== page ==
Over the past few seasons, James Madison coach Sean O’Regan has had the luxury of easing his freshmen into the college game. That won’t be the case Wednesday when the Dukes open the season at home against Mount St. Mary’s.
With injuries and four players in quarantine as a COVID- 19 precaution, O’Regan expects to have eight players available for the opener, four of them who last played in high school. Freshmen Jamia Hazell, Peyton McDaniel, Steph Ouderkirk and Anna Goodman are all expected to be available Wednesday and O’Regan hopes all will play major minutes.
“We’ll just roll with whatever we have for a specific time period,” O’Regan said. “For this time period we will have eight healthy bodies. I hope. I hope it stays that way. Now I have to refocus on the eight I have right here and how I’m going to shape this eight together. It’s going to include freshmen, but some of them were in the rotation anyway.”
The five-player recruiting class — Richmond point guard Bailey Williams opted out of the season, but is expected to join the team next year — was highly regarded coming in and hasn’t let anyone down thus far.
As a group, the JMU freshmen have excelled in preseason practices. Hazell, rated a top-100 recruit nationally, has established herself even among a crowded Dukes’ backcourt. O’Regan said she recently scored 28 points during a 20-minute team scrimmage. The fifth-year head coach has had equally high praise for McDaniel and has long expected Ouderkirk, a Spotswood graduate, to contribute as a freshman.
Injuries have also created an opportunity for Goodman, a 6-3 post player from Newport News, who could see more minutes as Georgia Tech grad transfer Anne Diouf eases her way back from injury.
“We were going to play with freshmen regardless,” O’Regan said. “But that’s what this year is for me. You’re going to have to deal with that sometimes.”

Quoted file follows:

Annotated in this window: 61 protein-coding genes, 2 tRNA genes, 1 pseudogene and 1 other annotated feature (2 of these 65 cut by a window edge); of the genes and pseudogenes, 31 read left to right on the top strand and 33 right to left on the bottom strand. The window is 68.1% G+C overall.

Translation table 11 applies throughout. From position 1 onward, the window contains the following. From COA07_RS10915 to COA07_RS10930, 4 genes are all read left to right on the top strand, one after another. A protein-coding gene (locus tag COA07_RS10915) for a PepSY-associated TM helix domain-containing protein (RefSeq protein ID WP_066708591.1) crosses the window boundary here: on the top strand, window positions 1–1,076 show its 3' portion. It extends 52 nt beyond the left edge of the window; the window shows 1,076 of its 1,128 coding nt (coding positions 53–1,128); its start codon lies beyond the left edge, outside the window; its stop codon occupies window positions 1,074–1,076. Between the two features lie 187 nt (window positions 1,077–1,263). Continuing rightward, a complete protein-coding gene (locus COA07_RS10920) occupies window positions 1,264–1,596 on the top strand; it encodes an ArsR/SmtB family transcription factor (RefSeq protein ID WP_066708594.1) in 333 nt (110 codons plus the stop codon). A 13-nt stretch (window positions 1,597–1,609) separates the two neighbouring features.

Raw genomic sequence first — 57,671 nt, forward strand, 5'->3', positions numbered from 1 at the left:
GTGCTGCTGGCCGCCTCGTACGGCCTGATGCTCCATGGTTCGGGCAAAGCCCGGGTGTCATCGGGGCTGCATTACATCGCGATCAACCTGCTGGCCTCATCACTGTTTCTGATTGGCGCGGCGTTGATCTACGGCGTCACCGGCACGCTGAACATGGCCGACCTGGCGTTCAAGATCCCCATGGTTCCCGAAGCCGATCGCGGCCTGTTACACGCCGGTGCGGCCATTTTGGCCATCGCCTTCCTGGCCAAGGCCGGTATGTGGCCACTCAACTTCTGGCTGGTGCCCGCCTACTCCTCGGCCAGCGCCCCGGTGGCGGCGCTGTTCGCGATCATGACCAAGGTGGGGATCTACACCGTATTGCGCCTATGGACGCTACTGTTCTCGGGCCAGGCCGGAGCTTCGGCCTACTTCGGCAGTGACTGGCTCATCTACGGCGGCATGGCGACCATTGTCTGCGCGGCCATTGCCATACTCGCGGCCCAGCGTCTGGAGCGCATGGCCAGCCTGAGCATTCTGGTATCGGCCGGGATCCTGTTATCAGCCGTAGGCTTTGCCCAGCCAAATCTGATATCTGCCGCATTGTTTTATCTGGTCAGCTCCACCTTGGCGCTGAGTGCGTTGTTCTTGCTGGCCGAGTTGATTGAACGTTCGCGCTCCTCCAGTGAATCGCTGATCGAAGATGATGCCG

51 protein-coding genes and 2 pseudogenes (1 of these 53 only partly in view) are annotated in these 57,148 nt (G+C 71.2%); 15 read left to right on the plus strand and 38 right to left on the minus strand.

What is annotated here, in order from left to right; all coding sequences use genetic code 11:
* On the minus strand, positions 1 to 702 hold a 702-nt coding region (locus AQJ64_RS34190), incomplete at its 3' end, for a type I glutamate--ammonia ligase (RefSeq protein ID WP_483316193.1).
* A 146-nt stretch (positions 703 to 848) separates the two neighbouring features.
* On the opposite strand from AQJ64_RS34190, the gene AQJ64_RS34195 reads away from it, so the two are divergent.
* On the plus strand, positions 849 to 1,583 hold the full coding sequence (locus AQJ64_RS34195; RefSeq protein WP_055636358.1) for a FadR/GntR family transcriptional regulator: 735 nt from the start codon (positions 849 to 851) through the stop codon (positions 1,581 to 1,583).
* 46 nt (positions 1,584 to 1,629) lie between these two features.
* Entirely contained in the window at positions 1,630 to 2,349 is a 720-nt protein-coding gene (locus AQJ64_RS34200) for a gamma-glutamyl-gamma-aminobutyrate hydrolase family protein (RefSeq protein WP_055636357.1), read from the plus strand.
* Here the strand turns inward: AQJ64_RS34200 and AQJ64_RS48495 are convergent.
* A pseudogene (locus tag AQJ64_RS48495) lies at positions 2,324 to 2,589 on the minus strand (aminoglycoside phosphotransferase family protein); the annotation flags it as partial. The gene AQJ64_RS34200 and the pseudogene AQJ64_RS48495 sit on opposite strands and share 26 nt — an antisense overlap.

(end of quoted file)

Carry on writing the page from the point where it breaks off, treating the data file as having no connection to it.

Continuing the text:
The Dukes have gotten significant contributions from freshmen during O’Regan’s time as head coach. His first year, JMU relied heavily on rookies Kamiah Smalls and Lexie Barrier, but more recently he’s been able to give new players some time to get comfortable.
Last year, nine-time CAA Rookie of the Week Kiki Jefferson came off the bench early in the season before becoming a full-tme starter. Fellow CAA All-Rookie team pick Rayne Tucker really didn’t begin seeing major minutes off the bench until the second half of the 2019-20 season.
O’Regan has rarely in his career entered a game with so few bodies available, but he said he’s comfortable doing so Wednesday. Just how successful the Dukes are, though, could depend on his youngest players.
“We did one time, we did the Wilmington-Charleston swing with what I called the Amazing Eight the whole time,” O’Regan said. “We did go 2-0. But it was different. It wasn’t four freshmen.”
JMU enters the season once again picked as the preseason favorite to win the CAA crown and received a pair of votes in the initial USA Today Coaches’ Top 25 poll, as several other teams around the conference are rebuilding.
The Dukes finished directly ahead of second-place Drexel and third-place Towson in the preseason CAA poll. In-state rival William & Mary, coming off a school record 21 wins last season, might have been expected to give the Dukes the biggest challenge at one point, but that was before guard Eva Hodgson opted out of the upcoming season due to COVID-19 concerns.
Hodgson averaged 20.7 points, 3.8 rebounds and 3.6 assists last season as a sophomore, earning first-team All-CAA honors and may have been the front runner for the conference Player of the Year as a junior before opting out. Without Hodgson, the Tribe was picked to finish eighth, but William & Mary coach Ed Swanson still thinks his team has a shot to contend.
Guards Sydney Wagner (8.3 ppg) and Nyla Pollard (6.1 ppg) are among the most experienced players returning for the Tribe, but William & Mary might also rely heavily on freshmen this season.
“We’ve been excited,” Swanson said. “We have made great progress. The freshmen are slowly catching up to speed without having the summer workouts. They are catching up to speed in terms of the effort level and what they need to do to be successful.”
The Tribe has four freshmen on the roster, but Swanson said two had stood out so far, 6-1 forward Kayla Beckwith from Laurel, Md., and Australian guard Rebekah Frisby-Smith.
“Kayla Beckwith is a super, super athletic forward,” Swanson said. “She really has a high ceiling in terms of development. She’s going to see significant time, probably at the four spot for us. Another freshman is Rebekah Frisby-Smith. I asked her the other day if she played Australian rules football because when she gets going downhill she is really, really super strong. She didn’t get over here until the middle of September and started school online, but she is going to be a terrific player for us.”